The invention which allowed the Swiss to gain control of the watch industry wasn’t actually developed in Switzerland at all. In the 1760’s French watchmaker Jean-Antoine Lépine invented a simplified flat calibre which became known as the Lépine calibre. This calibre allowed the development of smaller, thinner pocket watches. Horological historian David Christianson explained how this ended Britain’s dominance of the watch industry -“At that time, men’s fashion — thin trousers, waistcoats — demanded a nonbulky watch case… and the Brits weren’t willing to thin their watches.”

Jean-Antoine Lépine was part of the French watchmaking industry – in fact, serving as watchmaker to Louis XV, Louis XVI and Napoleon Bonaparte. However, his invention helped to create the Swiss watchmaking powerhouse which was set to dominate the industry and almost destroyed the French watchmaking industry. In the early 1800’s the Lépine calibre was adapted to factory production by French watchmaker Frédérick Japy. This development favoured Swiss watchmakers more than it did the French as Swiss farmers and peasants would spend their winter months making watch components for firms in Geneva. As further technology was implemented for mass-production, Swiss watchmakers were able to produce watches at much higher volumes than their rivals.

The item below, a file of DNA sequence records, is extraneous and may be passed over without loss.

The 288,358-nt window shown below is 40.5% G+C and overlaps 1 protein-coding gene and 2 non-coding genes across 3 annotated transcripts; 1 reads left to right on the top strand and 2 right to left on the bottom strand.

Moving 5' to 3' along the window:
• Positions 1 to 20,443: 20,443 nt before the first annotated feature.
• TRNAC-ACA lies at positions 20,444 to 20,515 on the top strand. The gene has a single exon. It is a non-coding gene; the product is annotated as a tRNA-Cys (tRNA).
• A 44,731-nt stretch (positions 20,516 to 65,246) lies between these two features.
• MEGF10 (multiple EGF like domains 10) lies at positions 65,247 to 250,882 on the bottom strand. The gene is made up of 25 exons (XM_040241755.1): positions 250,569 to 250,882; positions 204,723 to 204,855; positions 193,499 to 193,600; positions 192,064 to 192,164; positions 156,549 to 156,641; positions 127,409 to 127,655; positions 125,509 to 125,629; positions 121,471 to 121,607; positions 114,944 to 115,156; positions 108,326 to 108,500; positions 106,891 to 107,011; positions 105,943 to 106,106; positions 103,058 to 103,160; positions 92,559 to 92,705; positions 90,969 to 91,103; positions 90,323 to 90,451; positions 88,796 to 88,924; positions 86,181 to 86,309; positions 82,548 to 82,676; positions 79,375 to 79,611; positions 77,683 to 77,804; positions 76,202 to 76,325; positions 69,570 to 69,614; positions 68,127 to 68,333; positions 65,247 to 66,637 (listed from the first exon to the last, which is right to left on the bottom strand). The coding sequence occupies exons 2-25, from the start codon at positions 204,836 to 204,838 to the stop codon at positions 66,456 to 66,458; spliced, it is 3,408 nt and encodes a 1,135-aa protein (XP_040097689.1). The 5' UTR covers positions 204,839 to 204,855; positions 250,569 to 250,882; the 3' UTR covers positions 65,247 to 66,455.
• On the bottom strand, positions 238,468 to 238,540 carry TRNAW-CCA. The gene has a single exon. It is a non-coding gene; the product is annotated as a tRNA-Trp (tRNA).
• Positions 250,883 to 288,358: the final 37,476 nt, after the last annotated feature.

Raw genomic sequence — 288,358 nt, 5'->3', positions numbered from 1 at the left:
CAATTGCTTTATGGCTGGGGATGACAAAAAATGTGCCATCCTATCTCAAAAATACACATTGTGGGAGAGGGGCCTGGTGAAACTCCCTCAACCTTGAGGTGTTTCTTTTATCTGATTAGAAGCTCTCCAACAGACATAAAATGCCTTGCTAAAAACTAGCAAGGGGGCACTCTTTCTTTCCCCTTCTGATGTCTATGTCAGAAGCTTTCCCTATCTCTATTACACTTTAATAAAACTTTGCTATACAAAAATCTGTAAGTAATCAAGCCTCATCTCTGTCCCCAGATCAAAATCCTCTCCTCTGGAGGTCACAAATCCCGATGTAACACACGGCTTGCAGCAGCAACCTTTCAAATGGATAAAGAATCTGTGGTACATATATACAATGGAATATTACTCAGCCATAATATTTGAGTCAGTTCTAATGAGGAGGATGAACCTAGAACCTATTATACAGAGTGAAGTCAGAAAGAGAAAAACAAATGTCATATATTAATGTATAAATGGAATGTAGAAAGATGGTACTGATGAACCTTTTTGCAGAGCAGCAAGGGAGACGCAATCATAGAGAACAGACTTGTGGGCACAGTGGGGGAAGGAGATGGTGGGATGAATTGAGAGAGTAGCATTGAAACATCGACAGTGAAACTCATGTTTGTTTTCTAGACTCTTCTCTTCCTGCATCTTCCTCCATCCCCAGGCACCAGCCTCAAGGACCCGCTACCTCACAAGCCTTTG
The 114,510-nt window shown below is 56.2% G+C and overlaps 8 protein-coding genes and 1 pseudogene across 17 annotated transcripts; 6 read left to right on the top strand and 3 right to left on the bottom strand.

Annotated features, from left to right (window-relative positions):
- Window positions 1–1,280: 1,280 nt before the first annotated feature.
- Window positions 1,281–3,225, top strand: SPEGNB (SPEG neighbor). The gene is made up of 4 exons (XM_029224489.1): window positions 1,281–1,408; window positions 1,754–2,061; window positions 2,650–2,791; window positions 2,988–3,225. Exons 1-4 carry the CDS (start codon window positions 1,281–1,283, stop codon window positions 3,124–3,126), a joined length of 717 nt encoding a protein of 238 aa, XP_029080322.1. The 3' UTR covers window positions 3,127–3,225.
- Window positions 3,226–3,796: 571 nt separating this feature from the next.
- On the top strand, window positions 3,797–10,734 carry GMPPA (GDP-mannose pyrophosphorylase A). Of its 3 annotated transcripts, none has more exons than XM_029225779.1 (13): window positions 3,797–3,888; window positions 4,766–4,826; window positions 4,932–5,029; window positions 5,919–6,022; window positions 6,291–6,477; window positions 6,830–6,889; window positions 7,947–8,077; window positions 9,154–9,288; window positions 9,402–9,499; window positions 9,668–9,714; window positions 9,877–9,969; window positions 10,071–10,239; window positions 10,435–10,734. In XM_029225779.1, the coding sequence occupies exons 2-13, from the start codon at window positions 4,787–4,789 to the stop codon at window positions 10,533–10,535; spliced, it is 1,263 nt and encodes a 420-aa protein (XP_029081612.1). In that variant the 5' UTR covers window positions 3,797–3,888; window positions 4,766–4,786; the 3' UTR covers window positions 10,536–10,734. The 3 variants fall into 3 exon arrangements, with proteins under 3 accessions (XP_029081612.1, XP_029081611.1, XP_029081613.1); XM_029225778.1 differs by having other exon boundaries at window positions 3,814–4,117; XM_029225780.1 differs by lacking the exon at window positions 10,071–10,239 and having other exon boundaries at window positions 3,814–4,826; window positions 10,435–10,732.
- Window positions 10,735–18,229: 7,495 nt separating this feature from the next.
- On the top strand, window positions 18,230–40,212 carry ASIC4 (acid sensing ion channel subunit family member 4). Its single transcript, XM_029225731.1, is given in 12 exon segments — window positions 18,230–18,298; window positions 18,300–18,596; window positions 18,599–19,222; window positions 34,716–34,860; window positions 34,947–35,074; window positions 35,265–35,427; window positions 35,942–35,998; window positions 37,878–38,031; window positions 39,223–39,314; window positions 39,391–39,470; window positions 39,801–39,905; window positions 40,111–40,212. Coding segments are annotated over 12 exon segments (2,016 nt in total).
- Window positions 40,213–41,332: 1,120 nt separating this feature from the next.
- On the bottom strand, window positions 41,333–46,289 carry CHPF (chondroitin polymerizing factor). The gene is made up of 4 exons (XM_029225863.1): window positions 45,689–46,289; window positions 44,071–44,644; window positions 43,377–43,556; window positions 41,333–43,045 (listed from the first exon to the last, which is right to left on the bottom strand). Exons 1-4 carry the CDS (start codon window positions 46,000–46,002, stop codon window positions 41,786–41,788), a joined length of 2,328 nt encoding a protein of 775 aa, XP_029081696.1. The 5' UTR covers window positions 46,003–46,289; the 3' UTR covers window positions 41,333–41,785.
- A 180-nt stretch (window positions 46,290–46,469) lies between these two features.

On top of that, the mass-production which was embraced in Switzerland was completely rejected in France. English and French watchmakers were unable to compete with the volume or price of mass-produced Swiss watches. The English watch industry almost collapsed at the end of the 1800’s and the French industry only just survived with a small number of indivuduals creating quality authentically-French timepieces.